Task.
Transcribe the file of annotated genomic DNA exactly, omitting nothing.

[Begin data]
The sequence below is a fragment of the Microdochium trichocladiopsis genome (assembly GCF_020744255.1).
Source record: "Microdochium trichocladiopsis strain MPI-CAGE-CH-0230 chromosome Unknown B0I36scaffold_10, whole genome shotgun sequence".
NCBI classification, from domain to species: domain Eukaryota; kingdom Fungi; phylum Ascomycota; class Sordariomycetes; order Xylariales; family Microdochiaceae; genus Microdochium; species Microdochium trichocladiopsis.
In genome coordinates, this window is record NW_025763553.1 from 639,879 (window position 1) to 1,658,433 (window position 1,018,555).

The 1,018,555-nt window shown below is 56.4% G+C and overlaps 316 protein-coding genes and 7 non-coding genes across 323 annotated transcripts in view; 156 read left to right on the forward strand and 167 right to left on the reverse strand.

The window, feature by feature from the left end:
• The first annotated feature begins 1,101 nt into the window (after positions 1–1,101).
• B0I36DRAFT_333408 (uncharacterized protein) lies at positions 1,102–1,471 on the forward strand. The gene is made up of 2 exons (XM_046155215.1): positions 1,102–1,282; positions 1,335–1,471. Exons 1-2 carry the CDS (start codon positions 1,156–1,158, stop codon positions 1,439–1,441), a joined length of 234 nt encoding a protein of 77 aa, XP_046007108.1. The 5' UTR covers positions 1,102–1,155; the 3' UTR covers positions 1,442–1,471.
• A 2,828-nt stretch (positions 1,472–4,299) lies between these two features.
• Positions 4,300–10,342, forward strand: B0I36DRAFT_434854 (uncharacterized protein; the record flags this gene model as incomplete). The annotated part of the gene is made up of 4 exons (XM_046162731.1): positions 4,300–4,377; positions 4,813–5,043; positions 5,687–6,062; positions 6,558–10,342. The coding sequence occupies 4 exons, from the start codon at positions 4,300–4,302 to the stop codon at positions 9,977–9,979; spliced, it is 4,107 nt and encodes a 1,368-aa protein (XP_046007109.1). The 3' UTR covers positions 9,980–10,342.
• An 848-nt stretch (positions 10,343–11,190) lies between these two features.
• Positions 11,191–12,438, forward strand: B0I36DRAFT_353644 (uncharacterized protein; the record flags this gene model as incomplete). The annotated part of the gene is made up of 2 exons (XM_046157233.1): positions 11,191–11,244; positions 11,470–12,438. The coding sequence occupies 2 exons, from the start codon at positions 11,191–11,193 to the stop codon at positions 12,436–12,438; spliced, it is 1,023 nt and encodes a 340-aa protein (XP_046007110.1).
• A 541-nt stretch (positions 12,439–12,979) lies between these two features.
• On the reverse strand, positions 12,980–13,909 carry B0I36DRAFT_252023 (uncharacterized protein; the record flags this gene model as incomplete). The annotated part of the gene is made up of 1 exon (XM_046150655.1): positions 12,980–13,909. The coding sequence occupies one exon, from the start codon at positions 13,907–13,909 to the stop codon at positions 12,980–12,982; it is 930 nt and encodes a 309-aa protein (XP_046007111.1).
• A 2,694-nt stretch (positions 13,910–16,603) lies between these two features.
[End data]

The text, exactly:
The sequence below is a fragment of the Microdochium trichocladiopsis genome (assembly GCF_020744255.1).
Source record: "Microdochium trichocladiopsis strain MPI-CAGE-CH-0230 chromosome Unknown B0I36scaffold_10, whole genome shotgun sequence".
NCBI classification, from domain to species: domain Eukaryota; kingdom Fungi; phylum Ascomycota; class Sordariomycetes; order Xylariales; family Microdochiaceae; genus Microdochium; species Microdochium trichocladiopsis.
In genome coordinates, this window is record NW_025763553.1 from 639,879 (window position 1) to 1,658,433 (window position 1,018,555).

The 1,018,555-nt window shown below is 56.4% G+C and overlaps 316 protein-coding genes and 7 non-coding genes across 323 annotated transcripts in view; 156 read left to right on the forward strand and 167 right to left on the reverse strand.

The window, feature by feature from the left end:
• The first annotated feature begins 1,101 nt into the window (after positions 1–1,101).
• B0I36DRAFT_333408 (uncharacterized protein) lies at positions 1,102–1,471 on the forward strand. The gene is made up of 2 exons (XM_046155215.1): positions 1,102–1,282; positions 1,335–1,471. Exons 1-2 carry the CDS (start codon positions 1,156–1,158, stop codon positions 1,439–1,441), a joined length of 234 nt encoding a protein of 77 aa, XP_046007108.1. The 5' UTR covers positions 1,102–1,155; the 3' UTR covers positions 1,442–1,471.
• A 2,828-nt stretch (positions 1,472–4,299) lies between these two features.
• Positions 4,300–10,342, forward strand: B0I36DRAFT_434854 (uncharacterized protein; the record flags this gene model as incomplete). The annotated part of the gene is made up of 4 exons (XM_046162731.1): positions 4,300–4,377; positions 4,813–5,043; positions 5,687–6,062; positions 6,558–10,342. The coding sequence occupies 4 exons, from the start codon at positions 4,300–4,302 to the stop codon at positions 9,977–9,979; spliced, it is 4,107 nt and encodes a 1,368-aa protein (XP_046007109.1). The 3' UTR covers positions 9,980–10,342.
• An 848-nt stretch (positions 10,343–11,190) lies between these two features.
• Positions 11,191–12,438, forward strand: B0I36DRAFT_353644 (uncharacterized protein; the record flags this gene model as incomplete). The annotated part of the gene is made up of 2 exons (XM_046157233.1): positions 11,191–11,244; positions 11,470–12,438. The coding sequence occupies 2 exons, from the start codon at positions 11,191–11,193 to the stop codon at positions 12,436–12,438; spliced, it is 1,023 nt and encodes a 340-aa protein (XP_046007110.1).
• A 541-nt stretch (positions 12,439–12,979) lies between these two features.
• On the reverse strand, positions 12,980–13,909 carry B0I36DRAFT_252023 (uncharacterized protein; the record flags this gene model as incomplete). The annotated part of the gene is made up of 1 exon (XM_046150655.1): positions 12,980–13,909. The coding sequence occupies one exon, from the start codon at positions 13,907–13,909 to the stop codon at positions 12,980–12,982; it is 930 nt and encodes a 309-aa protein (XP_046007111.1).
• A 2,694-nt stretch (positions 13,910–16,603) lies between these two features.